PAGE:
When Lynyrd-Jym Narciso, the designer behind Paraluman, asked me if I wanted to review his newest, the Gravenchase Lenormand, I could not be happier. For quite some time now I wanted Lennies on the The Queen’s Sword. But as a relative beginner, who still struggles with the GT, I wasn’t sure if I should. I guess I do ;-). So, here’s the first ever Lenormand review. The Gravenchase really made me dive down that Lenny-rabbit hole with gusto, so I am pretty sure it won’t be the last either.
Paraluman’s Gravenchase Lenormand arrived in a simple, but thick, plastic protective case. Nothing fancy, but definitely good for storage. It opens like a book and is deck-sized, so the cards fit perfectly in the extra indentation made in the case. The front of the box is slightly more see-through than the rest of the murky-white plastic, so this gives you ample opportunity to make it ‘Gravenchase-y’. Perhaps by sticking one of the copyright cards there on top of underneath the clearer part.
LWB & two sizes
Speaking of those copyright cards…they are a source of information. Not only do they tell you about Lenormand and the inspiration for the deck, but some cards give you lists of useful books and websites for Lenormand beginners. Paraluman does not provide us with a Gravenchase LWB and he did so with a reason: “I have no confidence in my writing skills. Plus, there have been several great books created by people. As well as free websites which offer a lot of information for the beginner. I opted to just direct people towards these.”
When it comes to look, size and feel (oh, the jokes one could make…) the Gravenchase Lenormand is a race horse. Minimum gloss, just a light sheen, no sticking, but soft, fluid shuffling. Easy to grab and lay out a Grand Tableau or any of the smaller lines/squares. The cards come in two sizes (the one I am reviewing is the regular bridge-sized deck). Designer Lynyrd-Jym Narciso saw it as “a nice compromise”, since there are as many Lenormand readers who prefer bridge-sized decks as there are those who want a mini-deck for GT’s.
So, if you’re interested in the Gravenchase Lenormand, you can order it in the bridge-sized variant, or opt for the mini-version; cards are around half the size of a regular poker card. The stock is premium for sure: thick, but not too much so. Flexible cards that feel great while shuffling. Not surprising though: the deck is printed on 310 gsm casino-quality linen stock. And we all know that linen (well, for me it is so) is – as miss Turner would sing – simply the best. Also: no borders! While borders have less, or no, reading impact on Lenormand, I still like the elegancy it gives this deck.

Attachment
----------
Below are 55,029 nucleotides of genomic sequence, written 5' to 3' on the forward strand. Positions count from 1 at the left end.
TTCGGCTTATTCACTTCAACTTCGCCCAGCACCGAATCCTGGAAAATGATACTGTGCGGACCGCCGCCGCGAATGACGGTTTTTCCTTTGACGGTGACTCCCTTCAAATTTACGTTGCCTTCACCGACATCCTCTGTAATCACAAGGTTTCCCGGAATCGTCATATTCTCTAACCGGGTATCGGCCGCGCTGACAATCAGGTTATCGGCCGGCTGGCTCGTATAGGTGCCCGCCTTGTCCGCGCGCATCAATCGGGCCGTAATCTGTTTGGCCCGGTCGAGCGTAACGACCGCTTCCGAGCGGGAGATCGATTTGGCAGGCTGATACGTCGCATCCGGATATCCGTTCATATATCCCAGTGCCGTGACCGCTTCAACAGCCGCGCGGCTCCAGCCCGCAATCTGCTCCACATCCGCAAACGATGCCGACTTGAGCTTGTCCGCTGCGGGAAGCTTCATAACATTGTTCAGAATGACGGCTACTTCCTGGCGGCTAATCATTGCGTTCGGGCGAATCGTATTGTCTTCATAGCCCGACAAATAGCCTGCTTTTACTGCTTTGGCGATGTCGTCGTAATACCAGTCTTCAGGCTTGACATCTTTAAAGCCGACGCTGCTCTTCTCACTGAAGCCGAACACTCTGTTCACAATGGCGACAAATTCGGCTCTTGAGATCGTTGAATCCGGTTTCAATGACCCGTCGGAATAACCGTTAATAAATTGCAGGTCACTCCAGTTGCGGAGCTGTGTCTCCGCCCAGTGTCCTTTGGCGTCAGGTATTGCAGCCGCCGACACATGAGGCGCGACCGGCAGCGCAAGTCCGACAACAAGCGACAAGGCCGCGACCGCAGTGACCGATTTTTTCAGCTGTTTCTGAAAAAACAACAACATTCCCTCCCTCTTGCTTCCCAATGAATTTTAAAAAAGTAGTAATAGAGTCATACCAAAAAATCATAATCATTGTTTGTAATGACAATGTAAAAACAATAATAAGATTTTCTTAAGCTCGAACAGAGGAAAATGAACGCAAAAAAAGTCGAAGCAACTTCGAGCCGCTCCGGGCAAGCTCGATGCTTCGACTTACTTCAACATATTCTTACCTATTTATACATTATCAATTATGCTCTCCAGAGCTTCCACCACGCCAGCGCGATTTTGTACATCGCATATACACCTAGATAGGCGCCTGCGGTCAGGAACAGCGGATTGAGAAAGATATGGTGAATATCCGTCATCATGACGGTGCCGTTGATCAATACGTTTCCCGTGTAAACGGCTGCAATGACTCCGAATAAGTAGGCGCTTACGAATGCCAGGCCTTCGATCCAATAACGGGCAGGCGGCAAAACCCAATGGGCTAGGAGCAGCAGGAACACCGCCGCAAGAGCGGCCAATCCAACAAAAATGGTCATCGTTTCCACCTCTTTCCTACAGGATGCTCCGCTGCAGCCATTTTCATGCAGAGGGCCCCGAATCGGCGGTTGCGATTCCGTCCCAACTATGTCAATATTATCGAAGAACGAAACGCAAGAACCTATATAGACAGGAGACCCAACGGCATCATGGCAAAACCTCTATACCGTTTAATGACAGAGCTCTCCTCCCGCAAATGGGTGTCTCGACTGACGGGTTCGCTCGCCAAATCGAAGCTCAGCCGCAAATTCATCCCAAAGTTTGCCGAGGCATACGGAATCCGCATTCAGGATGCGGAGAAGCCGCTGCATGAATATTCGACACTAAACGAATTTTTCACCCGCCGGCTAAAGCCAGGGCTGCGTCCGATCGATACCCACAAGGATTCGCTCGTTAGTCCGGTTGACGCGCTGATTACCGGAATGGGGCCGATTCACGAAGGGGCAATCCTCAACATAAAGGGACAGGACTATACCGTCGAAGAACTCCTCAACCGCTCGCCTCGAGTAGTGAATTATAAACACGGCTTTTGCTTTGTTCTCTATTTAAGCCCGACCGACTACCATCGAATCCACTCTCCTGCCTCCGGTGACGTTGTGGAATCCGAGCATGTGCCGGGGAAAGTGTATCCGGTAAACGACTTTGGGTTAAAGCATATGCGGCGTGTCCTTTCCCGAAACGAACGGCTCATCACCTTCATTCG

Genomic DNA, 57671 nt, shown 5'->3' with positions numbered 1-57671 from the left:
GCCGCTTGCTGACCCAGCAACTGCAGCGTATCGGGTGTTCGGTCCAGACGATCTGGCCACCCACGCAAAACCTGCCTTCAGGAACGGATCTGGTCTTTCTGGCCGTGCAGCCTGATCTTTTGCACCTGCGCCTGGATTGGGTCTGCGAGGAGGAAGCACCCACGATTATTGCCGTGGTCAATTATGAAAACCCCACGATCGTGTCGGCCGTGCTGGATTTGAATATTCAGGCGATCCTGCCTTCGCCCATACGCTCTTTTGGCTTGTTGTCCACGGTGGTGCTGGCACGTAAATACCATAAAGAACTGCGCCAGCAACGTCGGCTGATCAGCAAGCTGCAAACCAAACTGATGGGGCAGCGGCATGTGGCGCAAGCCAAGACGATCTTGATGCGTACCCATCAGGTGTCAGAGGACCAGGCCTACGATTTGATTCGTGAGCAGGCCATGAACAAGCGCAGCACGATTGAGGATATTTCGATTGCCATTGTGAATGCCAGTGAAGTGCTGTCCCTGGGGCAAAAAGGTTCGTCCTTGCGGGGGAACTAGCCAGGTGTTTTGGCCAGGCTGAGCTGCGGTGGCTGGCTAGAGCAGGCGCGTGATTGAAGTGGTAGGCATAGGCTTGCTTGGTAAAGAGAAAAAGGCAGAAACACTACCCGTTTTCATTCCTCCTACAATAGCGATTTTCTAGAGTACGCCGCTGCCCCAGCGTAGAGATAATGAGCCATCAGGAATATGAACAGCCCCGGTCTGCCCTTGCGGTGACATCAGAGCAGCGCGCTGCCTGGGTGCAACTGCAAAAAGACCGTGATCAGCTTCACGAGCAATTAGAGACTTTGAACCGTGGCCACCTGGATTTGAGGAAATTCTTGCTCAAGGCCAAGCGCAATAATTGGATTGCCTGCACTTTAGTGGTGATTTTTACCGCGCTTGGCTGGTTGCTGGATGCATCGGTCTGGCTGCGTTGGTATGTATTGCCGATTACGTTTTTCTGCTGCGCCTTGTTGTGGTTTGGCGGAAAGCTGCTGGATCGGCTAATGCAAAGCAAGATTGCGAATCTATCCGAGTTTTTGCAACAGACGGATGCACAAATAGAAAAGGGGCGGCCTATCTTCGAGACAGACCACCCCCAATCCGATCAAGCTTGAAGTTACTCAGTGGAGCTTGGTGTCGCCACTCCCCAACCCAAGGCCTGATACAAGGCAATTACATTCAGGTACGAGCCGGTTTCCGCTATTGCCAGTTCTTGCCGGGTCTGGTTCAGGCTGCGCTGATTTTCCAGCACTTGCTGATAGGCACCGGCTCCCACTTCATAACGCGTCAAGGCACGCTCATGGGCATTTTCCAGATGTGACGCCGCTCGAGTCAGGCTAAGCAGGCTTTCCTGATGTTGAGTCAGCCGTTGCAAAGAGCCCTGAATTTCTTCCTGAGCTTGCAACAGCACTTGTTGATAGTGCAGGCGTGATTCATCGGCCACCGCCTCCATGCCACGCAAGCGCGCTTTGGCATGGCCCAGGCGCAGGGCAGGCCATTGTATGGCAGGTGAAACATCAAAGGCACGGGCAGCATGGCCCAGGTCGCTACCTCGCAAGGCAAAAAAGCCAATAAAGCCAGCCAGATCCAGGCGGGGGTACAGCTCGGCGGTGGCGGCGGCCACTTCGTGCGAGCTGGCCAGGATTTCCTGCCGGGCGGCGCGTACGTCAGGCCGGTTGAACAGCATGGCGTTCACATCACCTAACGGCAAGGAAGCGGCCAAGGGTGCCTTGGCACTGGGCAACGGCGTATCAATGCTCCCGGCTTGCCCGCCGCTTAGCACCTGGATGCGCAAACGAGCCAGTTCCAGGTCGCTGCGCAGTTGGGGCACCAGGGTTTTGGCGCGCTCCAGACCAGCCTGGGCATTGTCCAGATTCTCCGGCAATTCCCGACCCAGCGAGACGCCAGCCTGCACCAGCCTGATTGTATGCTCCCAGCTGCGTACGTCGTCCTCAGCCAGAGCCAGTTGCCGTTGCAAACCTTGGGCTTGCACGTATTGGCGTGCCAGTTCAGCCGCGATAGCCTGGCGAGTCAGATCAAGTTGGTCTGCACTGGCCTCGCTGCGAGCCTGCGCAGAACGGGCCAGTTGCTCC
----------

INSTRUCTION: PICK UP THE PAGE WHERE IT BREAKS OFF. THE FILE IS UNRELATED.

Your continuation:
The back of the cards are really very beautiful, with quite the esoteric vibe. You definitely have something to look at while shuffling and before turning your cards over. The Gravenchase Lenormand backs have a blueish background, like a night’s sky, covered with tiny stars. The same sky and stars will come back in Clouds and Star. In the middle a yellow sun with an eye in it and above and below you’ll see a crescent moon. While reading reversals is somewhat of an isolated practice in Lenormand, it is possible with this card.
Because Lenormand reading is symbolic and quite analytic it is important every symbol is recognizable in an instant. Especially when working with a Lenormand Grand Tableau. The Gravenchase Lenormand does not disappoint in that regard. I didn’t need the medieval looking scrolls that hold every card name. I could guess all 36 cards within a second and didn’t miss a beat. The only two cards that look a little too much alike for my taste are Crossroads and Cross though.
Some designs are also a bit different, based on its style. Like the Bear, which resembles a scary sheep, or the Snake: this card has a touch of dragon. The only other card that deviates from known imagery is 27, Letter. Here the Gravenchase Lenormand shows a lengthy scroll instead of an envelope (Fun fact: the text on the scroll means “Pick up and Read” in Latin).
If there’s one thing to putt you off, it might indeed be the type of art. And that is also where I could find the one negative that could persuade you to go for a deck with simple, blank backgrounds and more traditional art.
Inspiration & dark GT